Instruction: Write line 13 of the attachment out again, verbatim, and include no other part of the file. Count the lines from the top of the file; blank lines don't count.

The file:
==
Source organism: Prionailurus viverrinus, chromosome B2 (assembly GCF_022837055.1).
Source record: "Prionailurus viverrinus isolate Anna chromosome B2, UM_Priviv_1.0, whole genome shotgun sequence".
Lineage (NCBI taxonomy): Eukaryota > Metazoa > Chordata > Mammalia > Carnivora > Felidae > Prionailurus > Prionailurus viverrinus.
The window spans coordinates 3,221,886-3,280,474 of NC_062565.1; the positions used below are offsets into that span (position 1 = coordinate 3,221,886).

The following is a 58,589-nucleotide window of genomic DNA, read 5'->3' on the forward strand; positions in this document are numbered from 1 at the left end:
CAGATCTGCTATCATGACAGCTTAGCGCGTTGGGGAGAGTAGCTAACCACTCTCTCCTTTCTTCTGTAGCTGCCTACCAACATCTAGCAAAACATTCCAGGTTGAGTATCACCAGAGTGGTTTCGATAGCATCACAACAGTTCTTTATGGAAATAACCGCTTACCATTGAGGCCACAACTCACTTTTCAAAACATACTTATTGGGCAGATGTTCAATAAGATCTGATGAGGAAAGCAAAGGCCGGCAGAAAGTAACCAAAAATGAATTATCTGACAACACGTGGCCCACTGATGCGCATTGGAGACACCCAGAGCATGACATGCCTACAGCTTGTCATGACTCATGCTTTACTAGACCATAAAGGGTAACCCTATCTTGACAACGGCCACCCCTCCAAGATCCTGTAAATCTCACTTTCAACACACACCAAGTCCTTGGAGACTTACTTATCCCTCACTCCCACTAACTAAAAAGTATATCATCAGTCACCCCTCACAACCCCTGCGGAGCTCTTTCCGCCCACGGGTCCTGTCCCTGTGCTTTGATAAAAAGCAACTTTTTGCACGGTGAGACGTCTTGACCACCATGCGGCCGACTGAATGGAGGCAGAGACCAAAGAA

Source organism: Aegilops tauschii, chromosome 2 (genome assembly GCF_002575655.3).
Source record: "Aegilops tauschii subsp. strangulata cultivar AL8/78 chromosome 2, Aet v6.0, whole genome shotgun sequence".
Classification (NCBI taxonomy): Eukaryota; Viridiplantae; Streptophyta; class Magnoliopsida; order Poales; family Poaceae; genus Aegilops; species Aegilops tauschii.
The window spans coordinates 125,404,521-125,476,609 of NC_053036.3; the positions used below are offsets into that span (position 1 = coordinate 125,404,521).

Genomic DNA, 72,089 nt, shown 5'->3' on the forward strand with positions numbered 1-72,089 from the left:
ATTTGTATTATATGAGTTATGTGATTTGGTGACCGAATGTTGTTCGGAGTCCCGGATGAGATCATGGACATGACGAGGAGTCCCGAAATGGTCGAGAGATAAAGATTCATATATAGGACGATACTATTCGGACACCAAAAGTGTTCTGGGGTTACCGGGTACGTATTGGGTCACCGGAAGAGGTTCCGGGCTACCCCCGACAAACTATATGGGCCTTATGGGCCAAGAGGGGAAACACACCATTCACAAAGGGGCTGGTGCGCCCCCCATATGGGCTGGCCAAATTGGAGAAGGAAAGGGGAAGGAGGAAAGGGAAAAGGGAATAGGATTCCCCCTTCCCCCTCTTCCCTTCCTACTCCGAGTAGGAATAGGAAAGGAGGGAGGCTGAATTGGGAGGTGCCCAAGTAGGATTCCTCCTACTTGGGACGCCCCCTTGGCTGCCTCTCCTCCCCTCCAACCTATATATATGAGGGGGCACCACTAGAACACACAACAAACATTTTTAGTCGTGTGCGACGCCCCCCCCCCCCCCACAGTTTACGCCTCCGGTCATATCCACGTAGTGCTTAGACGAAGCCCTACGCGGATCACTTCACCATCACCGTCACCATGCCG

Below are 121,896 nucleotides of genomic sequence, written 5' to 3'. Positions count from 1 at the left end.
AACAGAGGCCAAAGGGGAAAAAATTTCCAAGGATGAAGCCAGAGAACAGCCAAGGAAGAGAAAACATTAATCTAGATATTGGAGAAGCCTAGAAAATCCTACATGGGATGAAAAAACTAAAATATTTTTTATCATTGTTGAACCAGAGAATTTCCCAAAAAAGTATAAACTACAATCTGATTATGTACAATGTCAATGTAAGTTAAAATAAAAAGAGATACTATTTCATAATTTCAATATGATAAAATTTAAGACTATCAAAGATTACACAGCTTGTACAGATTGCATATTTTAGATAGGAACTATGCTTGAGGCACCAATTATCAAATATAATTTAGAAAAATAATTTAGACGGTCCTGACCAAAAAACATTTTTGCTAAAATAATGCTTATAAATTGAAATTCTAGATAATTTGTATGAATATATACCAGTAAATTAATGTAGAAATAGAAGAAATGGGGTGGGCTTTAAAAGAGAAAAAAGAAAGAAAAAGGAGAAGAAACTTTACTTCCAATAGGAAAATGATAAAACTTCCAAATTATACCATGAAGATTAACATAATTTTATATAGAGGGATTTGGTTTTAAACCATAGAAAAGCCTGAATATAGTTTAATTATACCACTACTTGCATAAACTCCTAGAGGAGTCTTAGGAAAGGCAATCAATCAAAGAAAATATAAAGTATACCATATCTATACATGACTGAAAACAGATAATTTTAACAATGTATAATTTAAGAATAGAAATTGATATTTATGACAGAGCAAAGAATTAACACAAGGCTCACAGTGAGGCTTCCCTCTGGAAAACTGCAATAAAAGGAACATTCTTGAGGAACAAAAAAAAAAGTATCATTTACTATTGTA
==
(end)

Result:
Below are 121,896 nucleotides of genomic sequence, written 5' to 3'. Positions count from 1 at the left end.